Monday, April 30, 2012

Take the first offer or wait for my dream job?

Good day, everyone! As you all know (if you've read my first entry), I'm a jobless nurse (as of now). And as a routine, I always check my accounts in different online job search website. In one of those sites, I saw this article and thought that this could help fresh graduates in deciding what their first steps would be in this chaotic word of unemployed professionals.

So here it is, read and learn!

Take the first offer or wait for my dream job?
by Cora Llamas

This is a question that many new grads really spend a lot of time thinking about.  They leave the university full of dreams and aspirations, with a firm idea on what they’d like to do in the real world. The problem is – sometimes, the job that they’d really like, their dream job, is not yet available or accessible to them.
It’s a situation all of us can relate to.  Some of us dream of writing the great Filipino novel only to find out that hiring companies are looking for writers who can turn in good copy for their products.  Or we dream of making a difference in government, but are informed by HR that the available post is based in a location that will take six hours of commute time everyday.  Or we keep applying to the big multi-national corporations, only to be told that the last job vacancy has just been filled.
In the meantime, we spend weeks, maybe even months, of just hanging around at home or with ourbarkada who is also job-hunting.  There may be parental pressure to help contribute to the family upkeep.  Most painful of all, some of our friends do end up getting hired in the job that they want – and it does hurt, badly.
But it’s not all bad news.  We do get a call from recruiters, sometimes even a job offer….as researcher, administrative assistant, call center agent, marketing assistant, department secretary…These are not the jobs we are hoping for, and if it were not for the rising bills and our boredom, we’d be tempted to turn them down.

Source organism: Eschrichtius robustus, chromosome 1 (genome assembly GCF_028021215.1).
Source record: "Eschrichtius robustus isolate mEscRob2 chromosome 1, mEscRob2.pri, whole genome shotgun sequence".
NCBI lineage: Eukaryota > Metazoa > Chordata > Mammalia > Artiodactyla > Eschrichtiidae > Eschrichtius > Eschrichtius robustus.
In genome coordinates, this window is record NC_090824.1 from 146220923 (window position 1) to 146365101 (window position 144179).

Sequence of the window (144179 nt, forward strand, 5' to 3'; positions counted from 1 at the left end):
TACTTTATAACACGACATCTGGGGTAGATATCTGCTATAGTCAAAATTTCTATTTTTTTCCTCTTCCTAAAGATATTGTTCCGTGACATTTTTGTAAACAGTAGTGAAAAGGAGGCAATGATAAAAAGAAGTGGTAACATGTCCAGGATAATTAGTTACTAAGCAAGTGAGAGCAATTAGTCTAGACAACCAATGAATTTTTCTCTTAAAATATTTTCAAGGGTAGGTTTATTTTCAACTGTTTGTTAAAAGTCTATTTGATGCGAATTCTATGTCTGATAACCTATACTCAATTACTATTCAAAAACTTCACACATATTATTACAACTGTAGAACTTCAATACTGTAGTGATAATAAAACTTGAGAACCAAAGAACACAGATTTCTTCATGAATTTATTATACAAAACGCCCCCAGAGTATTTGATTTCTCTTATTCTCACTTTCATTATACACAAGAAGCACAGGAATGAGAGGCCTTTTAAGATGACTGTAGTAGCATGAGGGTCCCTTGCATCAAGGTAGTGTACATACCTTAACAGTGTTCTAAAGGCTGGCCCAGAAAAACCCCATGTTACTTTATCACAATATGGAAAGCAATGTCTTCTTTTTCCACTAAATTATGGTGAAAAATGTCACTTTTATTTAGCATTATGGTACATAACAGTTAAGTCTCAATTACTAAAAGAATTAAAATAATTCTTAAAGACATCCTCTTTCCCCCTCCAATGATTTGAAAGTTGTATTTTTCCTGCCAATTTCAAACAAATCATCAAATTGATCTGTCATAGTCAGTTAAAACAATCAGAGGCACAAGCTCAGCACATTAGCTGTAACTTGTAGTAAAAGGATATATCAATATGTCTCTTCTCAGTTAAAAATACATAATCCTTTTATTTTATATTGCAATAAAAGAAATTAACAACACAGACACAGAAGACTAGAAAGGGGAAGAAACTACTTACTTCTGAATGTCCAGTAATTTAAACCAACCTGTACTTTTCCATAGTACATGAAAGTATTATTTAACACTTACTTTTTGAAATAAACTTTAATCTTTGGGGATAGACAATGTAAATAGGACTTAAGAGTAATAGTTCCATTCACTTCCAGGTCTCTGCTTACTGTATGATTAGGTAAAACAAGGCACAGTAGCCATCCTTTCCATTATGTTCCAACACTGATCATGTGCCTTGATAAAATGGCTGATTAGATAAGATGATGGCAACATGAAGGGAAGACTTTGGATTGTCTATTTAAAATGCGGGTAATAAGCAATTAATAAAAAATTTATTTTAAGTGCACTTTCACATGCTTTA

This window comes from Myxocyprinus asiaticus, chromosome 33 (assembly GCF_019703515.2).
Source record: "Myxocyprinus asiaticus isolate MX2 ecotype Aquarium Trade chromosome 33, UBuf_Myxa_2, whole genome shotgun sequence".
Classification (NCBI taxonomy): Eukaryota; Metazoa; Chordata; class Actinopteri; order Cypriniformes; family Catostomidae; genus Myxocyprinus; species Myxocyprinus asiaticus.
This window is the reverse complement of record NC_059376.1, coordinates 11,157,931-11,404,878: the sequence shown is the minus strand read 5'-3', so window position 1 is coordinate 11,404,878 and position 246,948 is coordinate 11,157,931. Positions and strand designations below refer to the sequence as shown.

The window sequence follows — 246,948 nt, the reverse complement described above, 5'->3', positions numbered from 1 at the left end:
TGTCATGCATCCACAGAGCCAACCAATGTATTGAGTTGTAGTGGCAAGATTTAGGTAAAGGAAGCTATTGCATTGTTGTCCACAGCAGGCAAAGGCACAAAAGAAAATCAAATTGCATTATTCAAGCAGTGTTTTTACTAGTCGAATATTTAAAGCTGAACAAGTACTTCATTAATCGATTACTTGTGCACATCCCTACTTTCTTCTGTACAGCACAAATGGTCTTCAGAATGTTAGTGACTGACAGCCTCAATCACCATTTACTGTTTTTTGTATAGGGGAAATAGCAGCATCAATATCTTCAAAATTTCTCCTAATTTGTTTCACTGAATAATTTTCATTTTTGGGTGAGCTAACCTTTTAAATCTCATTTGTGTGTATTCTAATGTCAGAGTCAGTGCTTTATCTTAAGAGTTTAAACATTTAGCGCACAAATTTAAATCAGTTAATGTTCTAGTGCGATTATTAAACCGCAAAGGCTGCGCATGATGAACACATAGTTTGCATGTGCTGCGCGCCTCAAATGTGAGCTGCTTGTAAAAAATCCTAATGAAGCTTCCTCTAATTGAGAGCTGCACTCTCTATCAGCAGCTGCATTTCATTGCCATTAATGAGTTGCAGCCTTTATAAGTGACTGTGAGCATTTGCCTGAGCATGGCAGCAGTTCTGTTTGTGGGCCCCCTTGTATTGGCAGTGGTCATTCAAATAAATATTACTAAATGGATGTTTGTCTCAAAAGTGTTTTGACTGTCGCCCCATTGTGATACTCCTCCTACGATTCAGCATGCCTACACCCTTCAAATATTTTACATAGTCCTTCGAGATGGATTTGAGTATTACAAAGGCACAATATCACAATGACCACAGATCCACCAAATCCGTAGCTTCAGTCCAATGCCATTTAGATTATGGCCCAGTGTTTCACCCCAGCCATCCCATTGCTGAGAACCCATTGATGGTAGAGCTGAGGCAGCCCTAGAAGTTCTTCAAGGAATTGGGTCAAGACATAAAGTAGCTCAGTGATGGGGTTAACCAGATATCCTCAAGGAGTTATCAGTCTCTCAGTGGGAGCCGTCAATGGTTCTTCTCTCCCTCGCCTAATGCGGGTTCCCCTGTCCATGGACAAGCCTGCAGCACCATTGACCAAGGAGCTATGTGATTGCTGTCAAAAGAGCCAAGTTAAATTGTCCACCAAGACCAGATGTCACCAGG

Our parents’ question is the one thing that stops us:  “But how many jobs will you turn down before you find your dream job?”
Finding a dream job is a journey – and it takes a lot of small steps to finally reach our destination.  A dream job just doesn’t drop on your lap – you have to search for it, see if you have the skills for it, acquire those skills, and plan a strategy that will get the right bosses to notice you.
And that won’t happen if you do not get any job at all.
Here are a few things to think about before you say no:
  • Are you being practical? Can you afford to not have a job in the next few months? 
  • Think of the opportunities that can be offered by this job offer.  What skills will you learn?  What industry will you become familiar with?  Who are the professionals who you can acquaint yourself with and probably help you in your career development?
  • Give yourself a time table (e.g. one to two years) to learn what you can from this first job before telling yourself you need to move on.  This is not a fixed plan, but something that you can use to encourage yourself if you do find out eventually that you are not fit for this job.
Make every second of experience in that not-so-thrilling job count.  Study how you can use the skills and network that you’ve accumulated to bring you closer to your dream job or preferred industry.

Sunday, April 29, 2012

Pinay Nars

I am a registered nurse for almost 3 years now. Unfortunately, I am one of the hundred thousands depressed unemployed Filipino nurses who are suffering from the crisis of the nursing profession. And like most of the tambay nurses usually do in their everyday lives, surfing the internet serves as a routine. One day, while browsing my multiply site which I rarely visit, I bumped into my article I made when I was in 2nd year college. The title is “Am I Regretting” (pertaining to my course). Let me share you this piece of writing that consists of off-putting thoughts. Then let me impart how I managed to alter my pessimistic view of nursing life to optimistic side. Here it goes: 

“Why the hell did I take this course? Why should I bear with it? I opt to have a workload of drawings, computations, critical thinking, even exercise my weak muscles and any other man’s job rather see myself dying doing a nurse’s job. The first one is a torture while enjoying while the latter is a pure torture. Consciously, I am not that good in math and arts, but I do believe that everything can be mastered in time especially if you’re dedicated and most importantly if your mind suits into that field. My mind? Does it suits with nursing? Honestly, it’s telling me everyday that it can’t be au fait with this course.